And a time for goodbye. On page 12, columnist Melissa Miller says farewell after an almost-17-year stint with her Family Ties column. Through the years, she explored relationships—in our immediate families and within our communities and congregations. With a spirit of gentleness, she wrote about her own life in a way that was relevant to readers’ own experiences, both affirming and pushing them in how they live out their faith. 

In Melissa’s first column, published in the Sept. 9, 2002, issue, she put forth a challenge that remains relevant: “As people of faith, can we draw on the resources of God’s love and the Spirit’s wisdom to strengthen our relationships?” As we say goodbye and thank you, that invitation inspires us toward ongoing faithfulness. Thank you, Melissa.

Digital

The next issue of CM will be digital-only, sent out on July 3. If you are a digital subscriber, it will appear in your email inbox, not with the usual PDF but with links to online stories. It’s not too late to sign up to receive that issue and the other digital issues that will go out during the summer and at the end of the year. See details on page 28 or at canadianmennonite.org/subscribe/digital

This is a new direction for the magazine, so we welcome your feedback. While the commitment remains strong to the readers who prefer print, this new direction explores another way of communicating with readers, cuts down on the use of paper, and it saves on the costs of printing and mailing. The next print issue will be mailed on July 22.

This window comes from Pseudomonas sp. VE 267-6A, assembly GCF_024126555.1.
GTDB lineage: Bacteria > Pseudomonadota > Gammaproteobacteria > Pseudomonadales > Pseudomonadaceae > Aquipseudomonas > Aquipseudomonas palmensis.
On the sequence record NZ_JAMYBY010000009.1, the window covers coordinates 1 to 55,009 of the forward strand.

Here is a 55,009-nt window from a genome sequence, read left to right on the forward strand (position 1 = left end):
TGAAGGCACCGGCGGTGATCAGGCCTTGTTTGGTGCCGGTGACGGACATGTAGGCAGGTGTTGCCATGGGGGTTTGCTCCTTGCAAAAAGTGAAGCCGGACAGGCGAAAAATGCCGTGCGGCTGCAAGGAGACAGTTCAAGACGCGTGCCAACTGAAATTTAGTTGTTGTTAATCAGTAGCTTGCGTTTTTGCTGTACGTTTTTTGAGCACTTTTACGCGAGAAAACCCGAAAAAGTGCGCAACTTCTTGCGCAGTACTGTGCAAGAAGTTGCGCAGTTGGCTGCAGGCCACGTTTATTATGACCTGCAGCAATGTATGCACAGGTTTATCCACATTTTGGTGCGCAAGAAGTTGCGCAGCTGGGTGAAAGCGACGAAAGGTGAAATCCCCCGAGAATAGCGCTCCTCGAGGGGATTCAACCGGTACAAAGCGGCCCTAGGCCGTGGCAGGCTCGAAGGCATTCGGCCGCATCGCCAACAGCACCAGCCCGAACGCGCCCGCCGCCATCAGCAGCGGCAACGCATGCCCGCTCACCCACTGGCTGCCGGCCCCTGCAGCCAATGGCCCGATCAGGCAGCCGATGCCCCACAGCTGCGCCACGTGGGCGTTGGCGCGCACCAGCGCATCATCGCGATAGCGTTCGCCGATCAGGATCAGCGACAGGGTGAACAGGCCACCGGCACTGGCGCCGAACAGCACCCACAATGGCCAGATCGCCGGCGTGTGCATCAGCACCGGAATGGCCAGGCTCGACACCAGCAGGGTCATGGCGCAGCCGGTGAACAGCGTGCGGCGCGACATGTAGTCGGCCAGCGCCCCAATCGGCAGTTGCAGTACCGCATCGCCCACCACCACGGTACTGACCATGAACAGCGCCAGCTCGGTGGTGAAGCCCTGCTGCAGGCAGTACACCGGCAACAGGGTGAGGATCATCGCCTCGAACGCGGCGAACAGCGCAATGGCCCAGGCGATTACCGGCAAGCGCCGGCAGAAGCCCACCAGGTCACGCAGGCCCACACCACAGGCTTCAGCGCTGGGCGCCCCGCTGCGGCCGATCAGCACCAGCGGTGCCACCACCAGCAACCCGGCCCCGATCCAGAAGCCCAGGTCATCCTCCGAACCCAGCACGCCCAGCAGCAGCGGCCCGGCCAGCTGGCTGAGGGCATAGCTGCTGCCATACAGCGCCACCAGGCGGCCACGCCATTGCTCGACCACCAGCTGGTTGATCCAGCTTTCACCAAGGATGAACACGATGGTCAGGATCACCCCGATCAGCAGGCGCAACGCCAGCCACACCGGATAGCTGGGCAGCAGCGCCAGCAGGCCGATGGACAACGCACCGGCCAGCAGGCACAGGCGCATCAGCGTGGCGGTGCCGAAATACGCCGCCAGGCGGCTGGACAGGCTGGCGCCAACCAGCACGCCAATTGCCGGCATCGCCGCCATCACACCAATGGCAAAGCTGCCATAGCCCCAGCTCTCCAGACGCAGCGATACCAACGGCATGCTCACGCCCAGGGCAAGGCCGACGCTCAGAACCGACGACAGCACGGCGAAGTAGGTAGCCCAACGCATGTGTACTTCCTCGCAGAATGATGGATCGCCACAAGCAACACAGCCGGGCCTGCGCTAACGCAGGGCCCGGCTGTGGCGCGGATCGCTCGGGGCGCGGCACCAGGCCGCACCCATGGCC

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Read more editorials:
Between 'Pure' and Mennonite Heritage Week
Motivated by fear
Holding out the Christ-light
Costly perfume
First impressions

Further reading about Gathering 2019:
God's love will ignite the church's future
What to expect at MC Canada's annual general meeting?
Gathering 2019 events
Gathering 2019 is for the whole family
Meet the speaker for Gathering 2019
Welcome to Gathering 2019
Raspberry capital beckons Gathering 2019
Places to visit while at Gathering 2019
Prepare for something new and yet familiar
Come and let your imagination be ignited

Ministers talk during a Mennonite Church Canada conference in Saskatoon in 2016. "New things are happening," Virginia A. Hostetler writes. "We’re all learning as we go." (Photo by Irma Sulistyorini)

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Comments

Are we "learning as we go?" I observe that we are seeking to learn from other failing communions and ignoring those Anabaptist cousins who seem to be holding their own (EMC, Hutterite, Holdeman) or modestly thriving in this age. If learning as we go is accommodating a secularizing Canadian culture more and more, and a biblical Anabaptism less and and less, the observation seems plausible. I am not convinced it is the way forward.